Tertiary Hyperparathyroidism
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Tertiary Hyperparathyroidism

Tertiary hyperparathyroidism occurs in patients that have undergone kidney transplantation for kidney failure. These patients have developed secondary hyperparathyroidism prior to receiving the kidney transplant.

Typically, hyperparathyroidism will resolve over the first year following kidney transplantation, as the new kidney can adequately control calcium and phosphorus excretion in the urine and, over time, the parathyroid glands begin to function normally again. In some patients this does not occur and the parathyroid glands continue to function abnormally despite normal kidney function, a condition termed tertiary hyperparathyroidism.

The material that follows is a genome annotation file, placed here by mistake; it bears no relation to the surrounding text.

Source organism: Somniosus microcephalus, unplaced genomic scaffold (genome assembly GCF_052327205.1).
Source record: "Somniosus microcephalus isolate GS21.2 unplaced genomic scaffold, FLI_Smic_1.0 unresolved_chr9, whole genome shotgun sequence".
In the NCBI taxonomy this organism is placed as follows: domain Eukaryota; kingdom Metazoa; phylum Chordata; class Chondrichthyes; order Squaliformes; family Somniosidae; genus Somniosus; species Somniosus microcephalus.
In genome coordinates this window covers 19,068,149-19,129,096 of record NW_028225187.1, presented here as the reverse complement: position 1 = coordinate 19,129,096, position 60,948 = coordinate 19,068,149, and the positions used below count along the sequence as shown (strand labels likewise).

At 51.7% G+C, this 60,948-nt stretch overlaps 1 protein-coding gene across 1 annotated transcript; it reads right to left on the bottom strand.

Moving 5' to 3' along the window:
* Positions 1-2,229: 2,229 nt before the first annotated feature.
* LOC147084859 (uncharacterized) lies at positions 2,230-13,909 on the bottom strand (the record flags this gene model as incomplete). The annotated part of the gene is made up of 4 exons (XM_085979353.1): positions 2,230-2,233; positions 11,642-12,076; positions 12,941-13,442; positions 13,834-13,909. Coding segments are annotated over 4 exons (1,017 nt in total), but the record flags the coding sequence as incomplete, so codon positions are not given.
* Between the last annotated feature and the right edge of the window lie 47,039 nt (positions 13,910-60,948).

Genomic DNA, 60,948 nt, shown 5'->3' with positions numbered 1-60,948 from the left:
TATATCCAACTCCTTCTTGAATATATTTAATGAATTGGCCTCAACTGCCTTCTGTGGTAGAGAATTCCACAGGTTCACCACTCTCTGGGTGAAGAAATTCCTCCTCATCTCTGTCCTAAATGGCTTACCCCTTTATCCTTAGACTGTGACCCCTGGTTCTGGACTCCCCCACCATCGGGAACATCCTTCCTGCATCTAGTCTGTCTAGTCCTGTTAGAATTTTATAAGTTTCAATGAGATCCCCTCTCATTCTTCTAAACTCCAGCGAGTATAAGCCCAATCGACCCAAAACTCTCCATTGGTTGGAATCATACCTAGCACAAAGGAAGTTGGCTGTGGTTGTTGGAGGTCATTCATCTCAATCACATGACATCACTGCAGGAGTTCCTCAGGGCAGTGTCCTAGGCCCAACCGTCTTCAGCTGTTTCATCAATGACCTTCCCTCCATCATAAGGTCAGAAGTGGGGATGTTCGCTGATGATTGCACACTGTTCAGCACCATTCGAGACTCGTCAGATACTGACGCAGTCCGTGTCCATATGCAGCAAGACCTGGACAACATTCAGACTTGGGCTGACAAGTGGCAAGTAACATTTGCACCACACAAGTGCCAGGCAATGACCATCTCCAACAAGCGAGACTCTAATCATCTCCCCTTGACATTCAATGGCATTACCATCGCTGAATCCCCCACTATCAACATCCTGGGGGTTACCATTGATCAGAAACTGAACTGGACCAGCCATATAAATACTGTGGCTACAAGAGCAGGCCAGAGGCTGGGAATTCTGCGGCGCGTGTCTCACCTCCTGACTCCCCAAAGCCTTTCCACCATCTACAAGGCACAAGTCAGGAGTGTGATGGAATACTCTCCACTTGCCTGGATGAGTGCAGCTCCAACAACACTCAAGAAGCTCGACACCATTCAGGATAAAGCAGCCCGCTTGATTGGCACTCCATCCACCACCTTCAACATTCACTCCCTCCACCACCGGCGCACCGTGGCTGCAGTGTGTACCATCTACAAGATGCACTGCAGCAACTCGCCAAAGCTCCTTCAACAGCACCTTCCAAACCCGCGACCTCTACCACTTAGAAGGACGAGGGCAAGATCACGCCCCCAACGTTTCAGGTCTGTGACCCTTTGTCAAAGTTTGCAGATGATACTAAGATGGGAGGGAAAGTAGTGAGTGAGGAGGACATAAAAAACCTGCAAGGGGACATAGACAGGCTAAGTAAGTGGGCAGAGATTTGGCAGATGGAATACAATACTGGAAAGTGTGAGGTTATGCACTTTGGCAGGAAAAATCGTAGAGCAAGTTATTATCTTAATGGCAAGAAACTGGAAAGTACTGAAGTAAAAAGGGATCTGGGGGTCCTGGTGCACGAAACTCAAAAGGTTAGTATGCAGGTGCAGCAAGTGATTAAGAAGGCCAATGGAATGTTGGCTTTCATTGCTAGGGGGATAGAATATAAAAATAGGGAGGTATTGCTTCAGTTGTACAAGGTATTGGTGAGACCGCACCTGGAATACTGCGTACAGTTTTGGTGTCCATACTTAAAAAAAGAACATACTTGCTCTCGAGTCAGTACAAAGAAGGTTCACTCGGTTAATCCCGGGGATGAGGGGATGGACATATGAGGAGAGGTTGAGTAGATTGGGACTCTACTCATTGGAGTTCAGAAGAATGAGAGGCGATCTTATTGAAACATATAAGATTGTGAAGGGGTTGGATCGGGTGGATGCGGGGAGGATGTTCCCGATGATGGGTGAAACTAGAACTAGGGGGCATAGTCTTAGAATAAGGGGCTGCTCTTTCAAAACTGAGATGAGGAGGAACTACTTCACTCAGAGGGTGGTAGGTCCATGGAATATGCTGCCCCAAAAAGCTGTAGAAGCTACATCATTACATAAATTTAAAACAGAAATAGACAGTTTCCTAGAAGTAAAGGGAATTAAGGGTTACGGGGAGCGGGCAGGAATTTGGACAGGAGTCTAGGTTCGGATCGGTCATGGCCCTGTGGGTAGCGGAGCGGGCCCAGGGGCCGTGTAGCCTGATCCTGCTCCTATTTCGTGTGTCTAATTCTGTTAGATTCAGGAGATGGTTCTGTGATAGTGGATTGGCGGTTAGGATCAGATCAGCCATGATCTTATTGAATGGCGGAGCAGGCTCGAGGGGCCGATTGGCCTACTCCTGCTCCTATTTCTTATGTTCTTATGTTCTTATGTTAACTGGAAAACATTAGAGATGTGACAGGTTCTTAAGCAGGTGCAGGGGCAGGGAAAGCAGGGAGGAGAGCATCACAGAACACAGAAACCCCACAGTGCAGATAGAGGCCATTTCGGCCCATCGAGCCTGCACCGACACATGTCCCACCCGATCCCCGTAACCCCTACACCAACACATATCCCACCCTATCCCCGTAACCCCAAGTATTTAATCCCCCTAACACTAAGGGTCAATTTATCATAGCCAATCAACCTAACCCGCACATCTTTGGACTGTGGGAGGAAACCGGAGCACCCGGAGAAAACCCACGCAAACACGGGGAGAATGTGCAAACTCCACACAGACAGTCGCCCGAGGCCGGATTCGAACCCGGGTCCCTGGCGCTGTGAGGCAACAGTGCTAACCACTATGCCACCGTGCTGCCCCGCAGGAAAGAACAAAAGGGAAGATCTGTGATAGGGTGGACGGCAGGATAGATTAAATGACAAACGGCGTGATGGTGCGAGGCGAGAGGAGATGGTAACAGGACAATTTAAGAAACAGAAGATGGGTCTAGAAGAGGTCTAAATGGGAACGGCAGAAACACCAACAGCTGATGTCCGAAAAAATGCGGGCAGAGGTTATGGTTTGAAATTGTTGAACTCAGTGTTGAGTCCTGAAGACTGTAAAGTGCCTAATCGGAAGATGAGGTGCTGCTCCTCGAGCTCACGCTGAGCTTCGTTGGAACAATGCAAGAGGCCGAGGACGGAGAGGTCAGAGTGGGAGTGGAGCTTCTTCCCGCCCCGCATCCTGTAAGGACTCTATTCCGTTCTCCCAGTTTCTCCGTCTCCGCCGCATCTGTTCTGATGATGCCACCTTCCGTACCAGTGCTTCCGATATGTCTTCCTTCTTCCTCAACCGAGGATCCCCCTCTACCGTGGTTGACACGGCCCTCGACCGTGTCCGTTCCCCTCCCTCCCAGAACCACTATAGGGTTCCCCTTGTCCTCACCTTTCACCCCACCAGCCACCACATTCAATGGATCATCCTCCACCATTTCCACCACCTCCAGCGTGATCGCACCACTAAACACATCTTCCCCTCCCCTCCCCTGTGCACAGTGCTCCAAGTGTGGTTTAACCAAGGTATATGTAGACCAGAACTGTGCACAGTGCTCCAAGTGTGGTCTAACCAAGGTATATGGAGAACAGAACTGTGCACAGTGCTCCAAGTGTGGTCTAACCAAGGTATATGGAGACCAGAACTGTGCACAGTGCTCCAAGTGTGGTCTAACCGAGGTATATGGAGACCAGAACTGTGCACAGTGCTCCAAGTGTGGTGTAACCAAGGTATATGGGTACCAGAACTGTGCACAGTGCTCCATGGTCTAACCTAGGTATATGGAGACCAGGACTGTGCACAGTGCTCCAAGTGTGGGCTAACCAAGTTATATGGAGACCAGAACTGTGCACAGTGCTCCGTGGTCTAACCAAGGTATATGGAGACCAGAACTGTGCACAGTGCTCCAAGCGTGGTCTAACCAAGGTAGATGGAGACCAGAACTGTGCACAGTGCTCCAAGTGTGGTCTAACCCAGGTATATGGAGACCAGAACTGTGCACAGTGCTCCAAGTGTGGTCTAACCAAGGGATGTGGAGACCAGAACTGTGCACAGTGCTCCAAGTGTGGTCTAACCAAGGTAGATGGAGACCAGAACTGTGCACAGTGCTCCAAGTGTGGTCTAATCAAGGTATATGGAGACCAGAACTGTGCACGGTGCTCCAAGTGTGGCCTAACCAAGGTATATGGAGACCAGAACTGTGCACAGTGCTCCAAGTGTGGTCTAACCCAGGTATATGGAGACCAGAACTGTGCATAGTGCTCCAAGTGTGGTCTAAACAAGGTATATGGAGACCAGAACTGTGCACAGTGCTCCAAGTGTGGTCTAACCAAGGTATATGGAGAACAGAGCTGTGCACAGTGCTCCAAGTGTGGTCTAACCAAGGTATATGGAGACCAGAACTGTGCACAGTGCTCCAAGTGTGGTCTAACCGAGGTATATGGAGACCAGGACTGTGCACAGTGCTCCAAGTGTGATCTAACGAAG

Similarly to treatment for secondary hyperparathyroidism, treatment for tertiary hyperparathyroidism involves removing most of the parathyroid glands. A small portion of parathyroid tissue is preserved to regulate calcium levels following surgery.

The Endocrine and Neuroendocrine Tumor Program treats tertiary hyperparathyroidism using the most advanced technologies and treatments available.